The Story Behind Halsted St
Western Avenue is often thought of as the spinal cord of Chicago running north/south through the center of our great city. Two miles east of Western we encounter another important local thoroughfare: Halsted St. Unlike Western, with its doubled laned traffic and warehouse vistas, Halsted St. is known for its quaint shops, its pedestrian foot traffic and its entertaining denizens. Locally, current Bport residents think of Halsted as home to the police station, the Daley library and the Ramova Grill. While old time Bport dwellers fondly recall Halsted for its former hot spots: Governors Table, McCrory’s, the Communist Bookstore, Lots for Less, Fayva, Night Moves and “the Jewel’s”.
With that being said we thought it important to investigate the origins of the street name itself: Halsted St. At first we discovered William Stewart Halsted a famous surgeon who lived from 1852 to 1922 and lectured at Johns Hopkins University. Dr. Halsted, it seems, was legendary for performing aggressive surgeries to treat cancer in his patients. He is credited with introducing the radical mastectomy and other types of cancer surgeries that extricated not only known cancerous tumors but also the surrounding areas as well where the cancer may have metastasized. Dr. Halsted was also a trailblazer in the field of antisepsis realizing the importance of a sanitary environment when performing surgery.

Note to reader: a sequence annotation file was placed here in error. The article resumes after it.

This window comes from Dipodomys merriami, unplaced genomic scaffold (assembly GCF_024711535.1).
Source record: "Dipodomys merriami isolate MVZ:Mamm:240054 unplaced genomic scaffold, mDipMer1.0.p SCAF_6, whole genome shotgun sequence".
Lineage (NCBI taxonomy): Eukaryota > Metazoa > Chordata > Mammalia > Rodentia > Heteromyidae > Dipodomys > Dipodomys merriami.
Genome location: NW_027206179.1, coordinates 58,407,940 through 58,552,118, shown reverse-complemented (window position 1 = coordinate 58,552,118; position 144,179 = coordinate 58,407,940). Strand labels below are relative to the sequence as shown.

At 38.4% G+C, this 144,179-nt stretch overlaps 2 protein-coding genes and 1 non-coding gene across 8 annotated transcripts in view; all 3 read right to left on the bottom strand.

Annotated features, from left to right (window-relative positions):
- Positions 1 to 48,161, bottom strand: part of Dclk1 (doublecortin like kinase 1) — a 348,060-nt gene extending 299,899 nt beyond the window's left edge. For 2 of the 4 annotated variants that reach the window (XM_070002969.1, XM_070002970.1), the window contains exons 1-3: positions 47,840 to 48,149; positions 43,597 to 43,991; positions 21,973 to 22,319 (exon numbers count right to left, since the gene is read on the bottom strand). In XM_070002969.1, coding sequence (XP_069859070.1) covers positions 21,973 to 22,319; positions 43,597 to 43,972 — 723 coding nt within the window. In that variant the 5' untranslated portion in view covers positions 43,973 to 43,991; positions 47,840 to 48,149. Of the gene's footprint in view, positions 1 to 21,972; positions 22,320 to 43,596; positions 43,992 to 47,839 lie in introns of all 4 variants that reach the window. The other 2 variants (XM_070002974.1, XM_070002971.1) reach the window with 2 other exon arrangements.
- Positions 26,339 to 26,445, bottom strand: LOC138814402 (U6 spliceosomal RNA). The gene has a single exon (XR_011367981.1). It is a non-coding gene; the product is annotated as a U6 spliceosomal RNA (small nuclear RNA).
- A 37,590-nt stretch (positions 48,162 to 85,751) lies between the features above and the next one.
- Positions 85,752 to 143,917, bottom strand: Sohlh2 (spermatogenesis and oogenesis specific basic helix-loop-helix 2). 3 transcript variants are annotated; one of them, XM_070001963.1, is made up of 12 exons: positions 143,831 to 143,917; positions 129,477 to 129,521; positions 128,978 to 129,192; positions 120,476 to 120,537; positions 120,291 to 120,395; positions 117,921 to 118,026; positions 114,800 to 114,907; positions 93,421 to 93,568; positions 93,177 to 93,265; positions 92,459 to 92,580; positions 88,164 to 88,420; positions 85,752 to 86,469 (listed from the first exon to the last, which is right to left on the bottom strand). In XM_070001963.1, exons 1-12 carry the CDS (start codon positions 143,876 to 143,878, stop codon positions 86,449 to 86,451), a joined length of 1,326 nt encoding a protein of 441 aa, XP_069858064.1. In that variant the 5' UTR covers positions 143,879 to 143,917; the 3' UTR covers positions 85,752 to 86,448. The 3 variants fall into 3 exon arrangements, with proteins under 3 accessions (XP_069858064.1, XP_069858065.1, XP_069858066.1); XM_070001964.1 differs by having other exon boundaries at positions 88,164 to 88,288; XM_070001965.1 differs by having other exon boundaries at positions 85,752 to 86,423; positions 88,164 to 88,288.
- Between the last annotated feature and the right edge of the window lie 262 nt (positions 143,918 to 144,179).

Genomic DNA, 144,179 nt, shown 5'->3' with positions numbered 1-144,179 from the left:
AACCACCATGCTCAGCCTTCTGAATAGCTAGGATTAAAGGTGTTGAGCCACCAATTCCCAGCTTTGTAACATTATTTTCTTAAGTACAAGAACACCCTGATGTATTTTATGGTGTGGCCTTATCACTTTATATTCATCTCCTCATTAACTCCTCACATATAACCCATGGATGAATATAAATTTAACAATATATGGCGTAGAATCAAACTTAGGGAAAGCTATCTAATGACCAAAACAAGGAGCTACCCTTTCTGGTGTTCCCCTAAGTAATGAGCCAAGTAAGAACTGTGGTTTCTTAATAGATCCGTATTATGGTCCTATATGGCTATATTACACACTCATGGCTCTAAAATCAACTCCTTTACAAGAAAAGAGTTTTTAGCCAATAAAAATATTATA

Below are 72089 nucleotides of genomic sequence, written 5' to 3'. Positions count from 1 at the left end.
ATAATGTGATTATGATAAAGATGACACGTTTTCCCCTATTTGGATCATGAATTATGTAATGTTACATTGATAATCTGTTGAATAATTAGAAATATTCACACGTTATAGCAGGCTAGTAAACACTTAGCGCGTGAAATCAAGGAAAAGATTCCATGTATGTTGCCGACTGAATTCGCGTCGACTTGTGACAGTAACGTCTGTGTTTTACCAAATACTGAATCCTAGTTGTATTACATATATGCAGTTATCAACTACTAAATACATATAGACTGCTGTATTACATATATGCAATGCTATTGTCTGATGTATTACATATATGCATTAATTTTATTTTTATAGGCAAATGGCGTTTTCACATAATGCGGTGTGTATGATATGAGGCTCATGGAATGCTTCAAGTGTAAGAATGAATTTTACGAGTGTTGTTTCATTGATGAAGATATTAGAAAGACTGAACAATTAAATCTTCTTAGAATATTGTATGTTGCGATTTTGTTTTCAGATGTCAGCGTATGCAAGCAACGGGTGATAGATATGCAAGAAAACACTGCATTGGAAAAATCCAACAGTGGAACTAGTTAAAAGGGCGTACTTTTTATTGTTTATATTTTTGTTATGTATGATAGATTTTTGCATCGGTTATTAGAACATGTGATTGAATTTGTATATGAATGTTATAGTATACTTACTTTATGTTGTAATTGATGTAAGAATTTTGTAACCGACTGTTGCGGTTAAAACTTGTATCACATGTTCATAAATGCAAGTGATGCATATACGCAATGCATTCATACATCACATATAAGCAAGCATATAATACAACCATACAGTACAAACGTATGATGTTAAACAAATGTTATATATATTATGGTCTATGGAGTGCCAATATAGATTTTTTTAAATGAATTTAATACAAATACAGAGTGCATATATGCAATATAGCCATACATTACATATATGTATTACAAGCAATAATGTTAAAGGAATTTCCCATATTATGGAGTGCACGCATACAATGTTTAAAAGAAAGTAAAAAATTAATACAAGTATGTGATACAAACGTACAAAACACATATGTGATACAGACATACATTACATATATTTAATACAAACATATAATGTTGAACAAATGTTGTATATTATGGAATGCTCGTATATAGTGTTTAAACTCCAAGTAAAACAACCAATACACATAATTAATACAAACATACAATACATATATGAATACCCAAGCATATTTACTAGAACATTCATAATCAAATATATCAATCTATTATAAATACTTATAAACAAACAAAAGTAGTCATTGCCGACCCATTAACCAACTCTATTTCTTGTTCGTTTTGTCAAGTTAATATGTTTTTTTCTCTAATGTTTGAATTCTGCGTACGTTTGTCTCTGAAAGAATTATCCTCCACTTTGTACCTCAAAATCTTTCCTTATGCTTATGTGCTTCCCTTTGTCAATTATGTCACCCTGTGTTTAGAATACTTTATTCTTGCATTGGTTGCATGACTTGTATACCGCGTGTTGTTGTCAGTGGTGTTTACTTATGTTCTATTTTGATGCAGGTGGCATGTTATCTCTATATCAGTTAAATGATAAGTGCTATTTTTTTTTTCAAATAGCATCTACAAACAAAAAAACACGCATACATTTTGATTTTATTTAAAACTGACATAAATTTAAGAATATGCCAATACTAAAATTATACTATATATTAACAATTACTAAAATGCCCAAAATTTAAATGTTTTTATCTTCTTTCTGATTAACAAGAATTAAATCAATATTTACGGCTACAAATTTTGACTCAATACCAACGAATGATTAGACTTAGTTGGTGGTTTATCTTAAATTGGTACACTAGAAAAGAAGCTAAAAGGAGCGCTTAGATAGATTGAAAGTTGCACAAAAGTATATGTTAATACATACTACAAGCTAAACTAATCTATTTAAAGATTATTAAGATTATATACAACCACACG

Dr. Halsted’s downfall occurred when he began using cocaine as an anesthesia for his patients and then as a drug for himself. Like many residents on Halsted who prefer a 24 hour lifestyle William Halsted found cocaine allowed him to work hour upon hour with very little sleep and he slowly became addicted to the white horse. Eventually he moved on to morphine to end his cocaine addiction and became a hermit who lived boarded up in his home with only his medical books and journals.
While his career was brilliant and eccentric it still seemed strange that a street in Chicago would be named after a east coast physician so we dug a bit deeper. Our further research discovered that Halsted’s grandfather acted as an agent investing large sums of money for east coast investors in Chicago real estate transactions with the newly arrived settlers to our city. These transactions were made in cahoots with a distant cousin named William B Ogden who later became the first mayor of Chicago. The property dealings made the senior Halsted a very wealthy man and he eventually ceded some of his holdings to the newly incorporated city. In return for his generosity Mayor Ogden changed the name of Dior St to Halsted St and thus we have the answer to our inquiry.